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Title:Phosphatidylinositol 3,5-bisphosphate: A Molecular Switch of Vacuolar Fusion and Fission
Author(s):Guo, Annie; Miner, Gregory; Sullivan, Katie
Contributor(s):Fratti, Rutilio A.
Abstract:Abstract Vacuoles purified from Saccharomyces cerevisiae are a well-studied model for membrane fusion and fission as the machinery is highly conserved throughout eukaryotes. Vacuole membranes undergo cycles of fusion and fission which have distinct mechanisms but are in part controlled by overlapping regulators. Both processes are dependent on proteins, ion concentrations, and lipid composition, highlighting the complex regulation of vacuole homeostasis. Previous studies have shown the lipid PI(3,5)P2 (phosphatidylinositol 3,5-bisphosphate) is a crucial activator of vacuolar fission. PI(3,5)P2 is generated by the PI3P 5-kinase Fab1 . Fab1 is activated in response to osmotic stress leading to a sharp rise in PI(3,5)P2 levels. Increases in PI(3,5)P2 activates the calcium channel Yvc1, causing calcium to efflux from the vacuole. This, along with PI(3,5)P2 activation of Vph1 (a subunit of a vacuolar V-ATPase) results in fragmentation of the vacuole. Here we show that PI(3,5)P2 is a novel inhibitor of vacuolar fusion. Additionally we found PI(3,5)P2 does not prevent fusion by inhibiting priming and trans-SNARE pairing (the early steps of fusion). In order to look at the later steps of fusion, we conducted lipid mixing experiments to measure it’s effects on hemi-fusion, the precursor step to vacuolar fusion. Our results show that PI(3,5)P2 inhibits hemi-fusion, but the exact mechanism is still unclear. We also hypothesized that PI(3,5)P2 acts to inhibit fusion through either the Yvc1 calcium efflux or the Vph1 V-ATPase pathway. Vph1 interactions promote either vacuolar fusion or fission depending on binding partners. We predicted PI(3,5)P2 to disrupt Vph1 fusion complexes while promoting fission complexes. But, experiments using TAP-tagged Vph1 were inconclusive. Also, experiments with Yvc1 knockout yeast retained sensitivity to PI(3,5)P2 - interestingly, the calcium influx pump Pmc1 was found to be enhanced by PI(3,5)P2, which may explain decreased calcium influx.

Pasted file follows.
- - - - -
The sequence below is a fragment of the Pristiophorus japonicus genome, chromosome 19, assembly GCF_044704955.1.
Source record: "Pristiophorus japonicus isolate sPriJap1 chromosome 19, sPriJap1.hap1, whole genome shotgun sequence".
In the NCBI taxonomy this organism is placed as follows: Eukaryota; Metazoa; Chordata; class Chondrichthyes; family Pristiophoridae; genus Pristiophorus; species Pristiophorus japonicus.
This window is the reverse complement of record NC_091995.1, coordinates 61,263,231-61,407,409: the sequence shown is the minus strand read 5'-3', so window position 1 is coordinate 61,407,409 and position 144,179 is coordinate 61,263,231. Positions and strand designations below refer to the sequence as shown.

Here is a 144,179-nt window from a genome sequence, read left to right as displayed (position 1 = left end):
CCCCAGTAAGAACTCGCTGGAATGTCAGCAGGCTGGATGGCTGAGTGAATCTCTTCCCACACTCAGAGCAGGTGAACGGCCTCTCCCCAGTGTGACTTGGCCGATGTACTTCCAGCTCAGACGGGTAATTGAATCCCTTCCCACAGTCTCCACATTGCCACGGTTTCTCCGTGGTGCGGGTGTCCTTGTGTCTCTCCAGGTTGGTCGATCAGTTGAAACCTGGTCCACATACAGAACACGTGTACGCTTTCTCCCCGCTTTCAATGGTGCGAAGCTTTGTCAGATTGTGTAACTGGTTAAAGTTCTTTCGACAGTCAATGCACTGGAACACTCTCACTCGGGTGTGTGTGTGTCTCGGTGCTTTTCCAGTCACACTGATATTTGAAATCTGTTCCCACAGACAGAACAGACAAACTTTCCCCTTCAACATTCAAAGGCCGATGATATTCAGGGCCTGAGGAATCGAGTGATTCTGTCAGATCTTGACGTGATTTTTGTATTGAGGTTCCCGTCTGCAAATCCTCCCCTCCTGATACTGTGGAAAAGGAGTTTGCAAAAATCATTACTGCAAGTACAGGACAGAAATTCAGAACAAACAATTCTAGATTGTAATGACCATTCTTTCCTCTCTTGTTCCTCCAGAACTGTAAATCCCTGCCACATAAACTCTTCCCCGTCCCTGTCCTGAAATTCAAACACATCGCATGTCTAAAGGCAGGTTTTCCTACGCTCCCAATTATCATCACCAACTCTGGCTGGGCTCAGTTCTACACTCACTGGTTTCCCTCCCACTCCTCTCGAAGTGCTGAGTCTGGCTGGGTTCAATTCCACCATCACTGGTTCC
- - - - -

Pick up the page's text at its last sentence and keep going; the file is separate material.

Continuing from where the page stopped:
Issue Date:2018-04
Genre:Conference Poster
Rights Information:Copyright 2018 Annie Guo
Copyright 2018 Gregory Miner
Copyright 2018 Katie Sullivan
Date Available in IDEALS:2018-05-23

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